With proper training, ZBA members could better defend our zoning map and ordinance. This is the sort of ad­justment I’d like to see.

An informed public is crucial to good government. The public can fol­low ZBA proceedings on Channel 21 on the first and third Thursdays of the month or view ZBA deliberations any­time online on the town’s website and see for themselves what I mean.

Paul F. Cunningham, Ph.D.

Milford

Selectmen should heed environmental expert

To the Editor:

On Dec. 28, the Milford Board of Se­lectmen voted to move forward with a warrant article to excavate earth ma­terials from the hills at Brox. This is the same old excavation plan of the past two years to expand the pit by cut­ting down the forest and leveling the hills in the community lands.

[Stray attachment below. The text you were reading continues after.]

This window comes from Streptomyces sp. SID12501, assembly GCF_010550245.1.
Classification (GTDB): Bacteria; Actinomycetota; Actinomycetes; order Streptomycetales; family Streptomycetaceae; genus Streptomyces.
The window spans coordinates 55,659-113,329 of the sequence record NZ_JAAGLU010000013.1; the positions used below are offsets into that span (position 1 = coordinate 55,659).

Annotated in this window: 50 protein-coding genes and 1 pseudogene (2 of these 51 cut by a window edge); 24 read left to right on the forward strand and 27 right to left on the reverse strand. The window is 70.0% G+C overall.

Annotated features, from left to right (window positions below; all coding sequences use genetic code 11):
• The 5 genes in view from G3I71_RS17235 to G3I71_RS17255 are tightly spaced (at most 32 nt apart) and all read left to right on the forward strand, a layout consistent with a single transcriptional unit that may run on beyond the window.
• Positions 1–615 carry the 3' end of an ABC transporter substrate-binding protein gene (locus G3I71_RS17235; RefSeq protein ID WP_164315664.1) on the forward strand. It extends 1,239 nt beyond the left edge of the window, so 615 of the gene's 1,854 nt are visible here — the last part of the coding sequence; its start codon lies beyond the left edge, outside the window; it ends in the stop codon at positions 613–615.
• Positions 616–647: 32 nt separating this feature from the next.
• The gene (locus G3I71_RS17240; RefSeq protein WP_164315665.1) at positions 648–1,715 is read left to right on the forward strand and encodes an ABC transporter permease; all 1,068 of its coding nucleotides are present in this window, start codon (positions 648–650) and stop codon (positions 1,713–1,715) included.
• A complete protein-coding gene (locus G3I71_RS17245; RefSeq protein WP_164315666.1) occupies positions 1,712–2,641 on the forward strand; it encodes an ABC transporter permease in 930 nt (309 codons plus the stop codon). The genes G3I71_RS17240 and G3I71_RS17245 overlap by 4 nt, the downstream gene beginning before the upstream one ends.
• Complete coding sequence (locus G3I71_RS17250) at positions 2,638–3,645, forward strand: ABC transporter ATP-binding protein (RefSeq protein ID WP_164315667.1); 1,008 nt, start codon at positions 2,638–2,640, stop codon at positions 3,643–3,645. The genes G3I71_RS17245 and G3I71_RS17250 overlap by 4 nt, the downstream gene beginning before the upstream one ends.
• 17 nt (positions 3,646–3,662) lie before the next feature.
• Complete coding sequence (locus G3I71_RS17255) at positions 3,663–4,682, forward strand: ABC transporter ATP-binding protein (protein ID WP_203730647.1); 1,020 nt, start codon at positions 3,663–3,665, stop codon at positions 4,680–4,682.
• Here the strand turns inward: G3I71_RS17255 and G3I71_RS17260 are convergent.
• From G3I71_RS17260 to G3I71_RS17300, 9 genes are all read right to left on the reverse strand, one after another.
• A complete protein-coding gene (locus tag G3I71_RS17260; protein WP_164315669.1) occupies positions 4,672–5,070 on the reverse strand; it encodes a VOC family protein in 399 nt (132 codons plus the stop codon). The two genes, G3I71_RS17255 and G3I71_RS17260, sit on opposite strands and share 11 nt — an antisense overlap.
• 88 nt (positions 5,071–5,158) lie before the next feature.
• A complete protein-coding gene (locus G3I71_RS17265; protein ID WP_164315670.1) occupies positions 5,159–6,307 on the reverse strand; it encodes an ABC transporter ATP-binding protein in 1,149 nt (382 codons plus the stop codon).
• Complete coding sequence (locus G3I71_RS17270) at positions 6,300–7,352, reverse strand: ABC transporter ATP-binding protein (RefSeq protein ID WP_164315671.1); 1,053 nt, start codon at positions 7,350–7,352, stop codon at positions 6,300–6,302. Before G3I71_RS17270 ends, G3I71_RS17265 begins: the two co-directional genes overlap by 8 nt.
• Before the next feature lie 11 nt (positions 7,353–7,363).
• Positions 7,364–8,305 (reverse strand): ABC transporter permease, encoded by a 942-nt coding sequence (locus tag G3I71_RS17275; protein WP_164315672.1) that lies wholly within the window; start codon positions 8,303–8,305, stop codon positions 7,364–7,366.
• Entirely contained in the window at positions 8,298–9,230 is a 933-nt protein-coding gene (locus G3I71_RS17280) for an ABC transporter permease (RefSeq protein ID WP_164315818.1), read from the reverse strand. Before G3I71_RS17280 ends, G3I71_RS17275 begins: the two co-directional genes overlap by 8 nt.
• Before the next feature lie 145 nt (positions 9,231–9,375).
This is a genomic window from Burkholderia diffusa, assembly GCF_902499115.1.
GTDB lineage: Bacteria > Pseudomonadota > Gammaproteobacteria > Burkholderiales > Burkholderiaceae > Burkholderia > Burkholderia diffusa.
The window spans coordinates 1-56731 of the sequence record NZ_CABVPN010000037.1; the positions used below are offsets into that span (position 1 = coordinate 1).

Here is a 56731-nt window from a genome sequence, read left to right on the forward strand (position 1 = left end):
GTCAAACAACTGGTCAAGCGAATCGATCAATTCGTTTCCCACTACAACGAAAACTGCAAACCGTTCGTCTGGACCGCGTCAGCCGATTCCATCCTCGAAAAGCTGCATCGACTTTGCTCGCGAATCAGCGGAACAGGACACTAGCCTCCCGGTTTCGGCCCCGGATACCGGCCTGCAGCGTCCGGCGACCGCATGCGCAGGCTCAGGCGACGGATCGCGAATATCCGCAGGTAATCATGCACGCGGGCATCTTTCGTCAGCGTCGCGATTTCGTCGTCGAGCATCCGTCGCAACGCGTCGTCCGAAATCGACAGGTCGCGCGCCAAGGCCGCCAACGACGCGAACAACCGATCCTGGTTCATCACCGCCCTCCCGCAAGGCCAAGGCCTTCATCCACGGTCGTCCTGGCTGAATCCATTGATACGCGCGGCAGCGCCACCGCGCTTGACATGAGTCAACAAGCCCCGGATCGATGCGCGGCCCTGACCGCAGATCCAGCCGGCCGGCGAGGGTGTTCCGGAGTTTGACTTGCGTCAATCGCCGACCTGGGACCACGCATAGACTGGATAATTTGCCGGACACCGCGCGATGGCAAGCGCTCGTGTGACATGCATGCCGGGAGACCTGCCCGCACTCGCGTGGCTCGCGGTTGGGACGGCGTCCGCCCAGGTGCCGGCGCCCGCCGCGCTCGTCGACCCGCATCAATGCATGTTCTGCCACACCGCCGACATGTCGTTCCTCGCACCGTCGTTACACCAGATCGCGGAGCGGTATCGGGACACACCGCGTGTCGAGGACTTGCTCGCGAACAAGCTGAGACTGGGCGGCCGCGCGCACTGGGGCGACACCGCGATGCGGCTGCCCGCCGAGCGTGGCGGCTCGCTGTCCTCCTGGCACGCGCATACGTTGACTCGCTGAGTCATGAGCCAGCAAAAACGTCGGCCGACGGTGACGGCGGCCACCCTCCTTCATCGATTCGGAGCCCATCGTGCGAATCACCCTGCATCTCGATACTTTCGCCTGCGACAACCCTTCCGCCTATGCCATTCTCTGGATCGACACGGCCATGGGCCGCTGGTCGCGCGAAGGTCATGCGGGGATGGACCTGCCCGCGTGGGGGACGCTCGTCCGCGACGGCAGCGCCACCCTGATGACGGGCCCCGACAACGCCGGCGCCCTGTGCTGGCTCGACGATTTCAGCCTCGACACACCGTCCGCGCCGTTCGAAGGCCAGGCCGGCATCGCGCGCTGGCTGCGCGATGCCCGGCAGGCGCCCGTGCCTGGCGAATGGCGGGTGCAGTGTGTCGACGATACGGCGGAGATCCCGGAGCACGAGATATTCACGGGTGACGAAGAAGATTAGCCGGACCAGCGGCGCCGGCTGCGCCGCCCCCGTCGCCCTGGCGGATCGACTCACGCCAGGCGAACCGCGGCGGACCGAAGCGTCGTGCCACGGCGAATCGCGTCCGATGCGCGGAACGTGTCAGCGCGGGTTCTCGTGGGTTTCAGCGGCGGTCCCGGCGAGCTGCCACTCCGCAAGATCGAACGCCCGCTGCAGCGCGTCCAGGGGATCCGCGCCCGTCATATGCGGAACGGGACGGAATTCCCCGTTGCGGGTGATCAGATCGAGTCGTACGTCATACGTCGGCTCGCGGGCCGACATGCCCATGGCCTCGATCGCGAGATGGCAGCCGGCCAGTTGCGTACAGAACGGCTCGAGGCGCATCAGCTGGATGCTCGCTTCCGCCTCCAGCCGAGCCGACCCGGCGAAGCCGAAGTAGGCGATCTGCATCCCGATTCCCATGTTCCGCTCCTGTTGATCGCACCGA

The selectmen appealingly say that the existing pit will be "restored." Don’t they realize that nature has al­ready restored much of the pit and made it habitat for rare and endan­gered species? Spring 2015 saw state-endangered Blanding’s turtles using the pit just as it is. Chang­ing it would destroy this habitat for them, as well as for spotted turtles, hognose snakes, ribbon snakes and everything else, including the bank swallows that are a state species of special conser­vation concern, and the tree and barn swallows that the state’s scientists are watching for possible future listing.